Theoretical Physics Colloquium
What's up with Beyond the Standard Model of Particle Physics?
by Prof. Kaustubh Agashe (University of Maryland, USA)
Tuesday, January 1, 2019 from to (Asia/Kolkata)
at AG 69
at AG 69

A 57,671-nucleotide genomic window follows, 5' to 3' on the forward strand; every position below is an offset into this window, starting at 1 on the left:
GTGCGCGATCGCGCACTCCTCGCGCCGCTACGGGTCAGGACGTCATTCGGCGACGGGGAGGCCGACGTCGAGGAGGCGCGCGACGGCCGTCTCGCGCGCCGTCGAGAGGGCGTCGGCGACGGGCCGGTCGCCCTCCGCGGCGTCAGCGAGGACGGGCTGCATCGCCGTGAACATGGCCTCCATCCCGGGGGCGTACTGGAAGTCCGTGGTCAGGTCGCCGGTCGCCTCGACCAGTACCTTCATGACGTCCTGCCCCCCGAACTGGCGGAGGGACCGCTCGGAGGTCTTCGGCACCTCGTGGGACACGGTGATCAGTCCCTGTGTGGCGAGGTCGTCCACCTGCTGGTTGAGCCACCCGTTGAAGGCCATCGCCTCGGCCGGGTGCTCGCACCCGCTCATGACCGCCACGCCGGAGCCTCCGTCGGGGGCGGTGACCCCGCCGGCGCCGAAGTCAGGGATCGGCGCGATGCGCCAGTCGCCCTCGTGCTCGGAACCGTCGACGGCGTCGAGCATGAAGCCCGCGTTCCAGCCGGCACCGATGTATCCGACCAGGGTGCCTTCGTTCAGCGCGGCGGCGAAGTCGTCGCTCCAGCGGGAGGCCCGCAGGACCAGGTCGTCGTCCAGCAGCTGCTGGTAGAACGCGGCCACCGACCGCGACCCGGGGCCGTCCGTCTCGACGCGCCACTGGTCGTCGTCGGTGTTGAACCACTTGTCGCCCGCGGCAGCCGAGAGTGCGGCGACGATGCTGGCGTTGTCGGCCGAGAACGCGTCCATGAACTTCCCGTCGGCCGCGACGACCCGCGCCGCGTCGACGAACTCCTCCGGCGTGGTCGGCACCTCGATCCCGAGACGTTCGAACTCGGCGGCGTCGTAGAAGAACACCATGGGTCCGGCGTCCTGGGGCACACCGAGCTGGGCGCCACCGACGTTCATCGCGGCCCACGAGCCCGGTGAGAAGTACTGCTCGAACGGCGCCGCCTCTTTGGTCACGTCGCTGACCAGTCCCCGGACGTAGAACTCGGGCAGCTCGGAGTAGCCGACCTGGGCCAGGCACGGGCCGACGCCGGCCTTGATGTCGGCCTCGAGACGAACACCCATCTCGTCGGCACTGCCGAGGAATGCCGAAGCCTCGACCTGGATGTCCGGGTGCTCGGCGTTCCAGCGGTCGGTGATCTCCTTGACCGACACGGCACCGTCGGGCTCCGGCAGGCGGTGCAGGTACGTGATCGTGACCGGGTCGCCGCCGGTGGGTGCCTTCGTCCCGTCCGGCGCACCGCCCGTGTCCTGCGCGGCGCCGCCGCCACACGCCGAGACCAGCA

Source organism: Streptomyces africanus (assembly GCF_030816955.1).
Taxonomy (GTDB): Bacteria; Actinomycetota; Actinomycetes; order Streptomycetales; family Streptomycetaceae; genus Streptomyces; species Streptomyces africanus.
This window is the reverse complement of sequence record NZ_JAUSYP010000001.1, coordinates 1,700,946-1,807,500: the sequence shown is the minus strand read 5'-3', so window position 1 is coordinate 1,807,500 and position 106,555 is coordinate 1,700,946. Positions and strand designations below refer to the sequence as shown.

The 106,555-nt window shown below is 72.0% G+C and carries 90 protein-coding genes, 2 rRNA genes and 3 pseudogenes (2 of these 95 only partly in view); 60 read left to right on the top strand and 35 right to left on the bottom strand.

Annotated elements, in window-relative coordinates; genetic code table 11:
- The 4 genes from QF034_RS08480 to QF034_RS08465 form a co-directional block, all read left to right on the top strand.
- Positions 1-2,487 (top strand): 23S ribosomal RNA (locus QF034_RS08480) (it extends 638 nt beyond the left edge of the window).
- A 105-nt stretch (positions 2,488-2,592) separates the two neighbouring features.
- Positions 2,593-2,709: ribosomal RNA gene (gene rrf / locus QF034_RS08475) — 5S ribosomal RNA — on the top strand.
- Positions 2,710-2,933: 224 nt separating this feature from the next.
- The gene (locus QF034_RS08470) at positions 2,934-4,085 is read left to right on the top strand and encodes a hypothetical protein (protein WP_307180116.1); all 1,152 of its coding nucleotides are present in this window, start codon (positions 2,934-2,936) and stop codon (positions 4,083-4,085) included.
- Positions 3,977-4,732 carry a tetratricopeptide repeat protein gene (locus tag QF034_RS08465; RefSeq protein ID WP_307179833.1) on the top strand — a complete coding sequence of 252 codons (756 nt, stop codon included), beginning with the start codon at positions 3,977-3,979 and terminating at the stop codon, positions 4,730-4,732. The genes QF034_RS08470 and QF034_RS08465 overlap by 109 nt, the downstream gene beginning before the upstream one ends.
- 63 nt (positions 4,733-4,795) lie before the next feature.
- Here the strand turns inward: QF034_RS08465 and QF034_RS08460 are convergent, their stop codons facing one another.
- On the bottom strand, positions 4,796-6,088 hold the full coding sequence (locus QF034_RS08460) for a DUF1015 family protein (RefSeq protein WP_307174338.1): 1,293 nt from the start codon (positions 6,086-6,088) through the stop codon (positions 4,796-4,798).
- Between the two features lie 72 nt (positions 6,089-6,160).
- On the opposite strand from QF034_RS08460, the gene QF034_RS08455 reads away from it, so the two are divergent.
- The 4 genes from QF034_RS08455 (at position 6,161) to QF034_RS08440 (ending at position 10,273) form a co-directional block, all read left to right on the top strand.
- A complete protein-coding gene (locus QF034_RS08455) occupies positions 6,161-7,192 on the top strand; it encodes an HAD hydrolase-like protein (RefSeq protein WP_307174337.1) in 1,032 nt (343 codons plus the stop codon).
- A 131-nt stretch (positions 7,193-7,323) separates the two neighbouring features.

I will present the status of selected topics going beyond the Standard Model (BSM) of particle physics. One of the motivations to extend the SM is to address it's "hierarchy problem''. Namely, a condensate of the Higgs boson determines the range of the weak nuclear force. However, one finds that quantum corrections generically shift this range to a much smaller value than what is observed. Conventional solutions to this mystery include supersymmetry (postulating the existence of a partner for every SM particle with spin differing by 1/2) and the idea that the Higgs boson is a composite particle (made up of constituents which are tightly bound by a new force), which is conjectured to be related to theories with a warped extra dimension. These proposals are being highly constrained by various experimental searches. This has inspired new approaches such as the possibility that the new particles which solve the hierarchy problem do not feel the forces of the SM (unlike the above two cases), thereby making them difficult to search for or using the cosmological evolution of the universe to account for the size of the Higgs condensate. Another reason to invoke new particles is to make up the dark matter (DM) of the universe, where the more popular option has been weakly interacting massive particles (WIMPs) which often arise in solutions to the hierarchy problem. Once again, the null results of searches for such particles has led to proposals that the DM is much lighter and revival of interest in an old idea, namely, a particle called the axion (in turn, originally invoked in order to solve one of the puzzles of the strong nuclear force).